Why work so hard, work smart instead
Working long hours doesn’t mean you’re being productive. But how do we stop ourselves falling into the effort over reward trap?
The myth that you need to burn the midnight oil for better results is hard to shake. Psychologists call this the labour illusion. The theory is that unless you see someone breaking a sweat, it’s difficult to believe their work has much value. This attitude is prevalent in some workplaces where employers equate bums on seats and long hours with high productivity. But, by paying attention to the time your workers spend at work instead of the quality of work produced you could be falling into ‘The Effort Trap’.
All work isn’t created equal, and hard work doesn’t automatically translate to meaningful work. Ploughing through a to-do list of trivial tasks that get you no nearer to achieving your major goals is a waste of time and effort. The key here is to identify the right tasks and then dedicate uninterrupted time to them.
With that in mind, we explore the ways we work and how they affect productivity.
The old way of working
The way we manage work was designed for industrial times. But, trying to fit factory-based processes into modern day knowledge work is often a mismatch. It’s easy to determine how much work is done on an assembly line, but it’s trickier to calculate productivity in today’s knowledge-based work environments.
This could account for the reluctance of some businesses to automate certain processes as it’s far easier to measure results when manual work like filling in forms and printing is involved.
We can all fall into this ‘more time, better work’ trap. Take the example of a locksmith. At first, it might take an hour to complete a job, but as time goes on and expertise increases he/she will get quicker and more efficient. However, the faster and better they got at changing locks, the more customers complained about the price. They fell into ‘The Effort Trap’ and assumed that changing a lock efficiently didn’t hold as much value as slogging away for hours.
This type of mentality in modern business keeps workers unproductive, as they fear that if tasks are finished quickly, they could be considered lazy. With this mindset, it's no wonder many employees are keeping busy for busy's sake and why many companies seem to overcomplicate what can often be simple tasks.
New ways of working
Manual work is being replaced by thinking and knowledge jobs. However, measuring productivity hasn’t fully caught-up with this shift. The emphasis is still on the hours put-in and on tangible results. Quality is often more important than quantity in the new way of working, so time spent on a project is rarely an adequate sign of the value of work.
The Effort Trap encourages thinking like ‘writing more strategies’ is best, when the focus should be on ‘writing better strategies’. Business owners should be concerned with defining targets and quality, instead of just concentrating on time.
One system that can be used to measure the work produced and not the hours spent is the results-only work environment (ROWE™) developed by Cali Ressler and Jody Thompson, authors of the book ‘Why Work Sucks and How to Fix It: The Results-Only Revolution’.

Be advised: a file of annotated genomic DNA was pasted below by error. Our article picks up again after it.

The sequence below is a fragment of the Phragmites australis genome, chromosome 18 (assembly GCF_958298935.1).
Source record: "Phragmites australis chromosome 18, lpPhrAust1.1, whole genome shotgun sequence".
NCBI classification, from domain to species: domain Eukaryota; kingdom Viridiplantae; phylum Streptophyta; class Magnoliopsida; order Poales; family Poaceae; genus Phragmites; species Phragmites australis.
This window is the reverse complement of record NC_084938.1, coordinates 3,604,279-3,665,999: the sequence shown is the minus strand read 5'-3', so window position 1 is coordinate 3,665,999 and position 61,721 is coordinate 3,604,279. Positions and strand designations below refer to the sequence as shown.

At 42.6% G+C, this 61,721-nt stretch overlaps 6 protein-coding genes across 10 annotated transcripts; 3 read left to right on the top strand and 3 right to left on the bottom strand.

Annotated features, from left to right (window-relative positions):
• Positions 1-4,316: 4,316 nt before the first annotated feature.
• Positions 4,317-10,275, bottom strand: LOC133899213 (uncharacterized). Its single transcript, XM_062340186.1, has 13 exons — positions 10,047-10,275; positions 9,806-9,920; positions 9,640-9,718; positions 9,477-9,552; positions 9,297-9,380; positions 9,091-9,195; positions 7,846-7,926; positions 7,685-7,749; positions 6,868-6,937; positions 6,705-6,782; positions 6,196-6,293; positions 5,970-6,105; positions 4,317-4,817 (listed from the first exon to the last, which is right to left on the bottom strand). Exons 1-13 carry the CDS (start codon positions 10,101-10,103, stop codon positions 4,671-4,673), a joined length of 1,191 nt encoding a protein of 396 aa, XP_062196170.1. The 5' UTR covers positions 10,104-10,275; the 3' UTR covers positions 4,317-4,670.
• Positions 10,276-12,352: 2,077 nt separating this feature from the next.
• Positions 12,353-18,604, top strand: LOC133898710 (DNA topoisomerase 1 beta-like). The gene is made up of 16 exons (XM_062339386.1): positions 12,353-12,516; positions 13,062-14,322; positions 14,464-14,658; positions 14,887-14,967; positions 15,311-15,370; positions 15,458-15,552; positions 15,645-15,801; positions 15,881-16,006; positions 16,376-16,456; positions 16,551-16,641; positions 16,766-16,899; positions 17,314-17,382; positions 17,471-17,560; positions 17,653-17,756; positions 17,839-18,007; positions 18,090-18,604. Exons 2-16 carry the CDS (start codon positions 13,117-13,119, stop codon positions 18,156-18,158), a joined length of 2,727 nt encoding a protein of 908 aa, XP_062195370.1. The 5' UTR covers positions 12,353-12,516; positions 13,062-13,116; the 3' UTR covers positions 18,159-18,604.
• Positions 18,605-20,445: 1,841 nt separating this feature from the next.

In the ROWE™ system performance is measured by criteria you set. Your employees have the freedom to do the work when and how they think is best. The following should be considered when thinking of using the ROWE™ system in your business:
- Set clear quality requirements and goals.
- Prioritise communication to get feedback on progress.
- Support your workers to keep them motivated.
Deep work and shallow work
Deep work is where you concentrate on a hard to replicate task for a long time without distraction. As a result, deep work is very taxing on your brain. Shallow work is made up of tasks that aren’t difficult to replicate and don’t need intense focus, for example answering emails and updating social media.
Deep work produces results that make a big impact. Shallow work, although important has the appearance of keeping you busy but doesn’t achieve much. Because deep work is mentally taxing, it’s normally done in short spurts, for a few hours at a time. Onlookers who see that someone has put-in a solid four hours of deep work and goes home might mistakenly accuse him/her of slacking-off.
The key is to get the balance right between deep and shallow work, as it’s unrealistic to ditch all shallow work. Productivity skyrockets when you can focus on important tasks for a specified period of time. Encouraging your employees to do more deep work could make a significant difference to your business. Less shallow work means more time spent on tasks and projects that affect your bottom line.
Stop being a busy fool be a lazy genius
Focusing on one thing without switching from task to task may give the appearance of laziness. Being still, instead of looking as busy as a bee, may give a bad impression to those with wrong and outdated impressions of work.
You need to redefine work in your business by encouraging your workers to be lazy geniuses and not busy fools. A busy fool will tick irrelevant things off on a long to-do list but won’t advance their business. A lazy genius is the worker that’ll shut off distractions, even ignore some emails but emerge with a piece of work that’ll grow your business or save time or money.
Download The Lazy Manifesto to learn about how to promote the lazy genius approach to encourage smarter employees, better quality work and higher productivity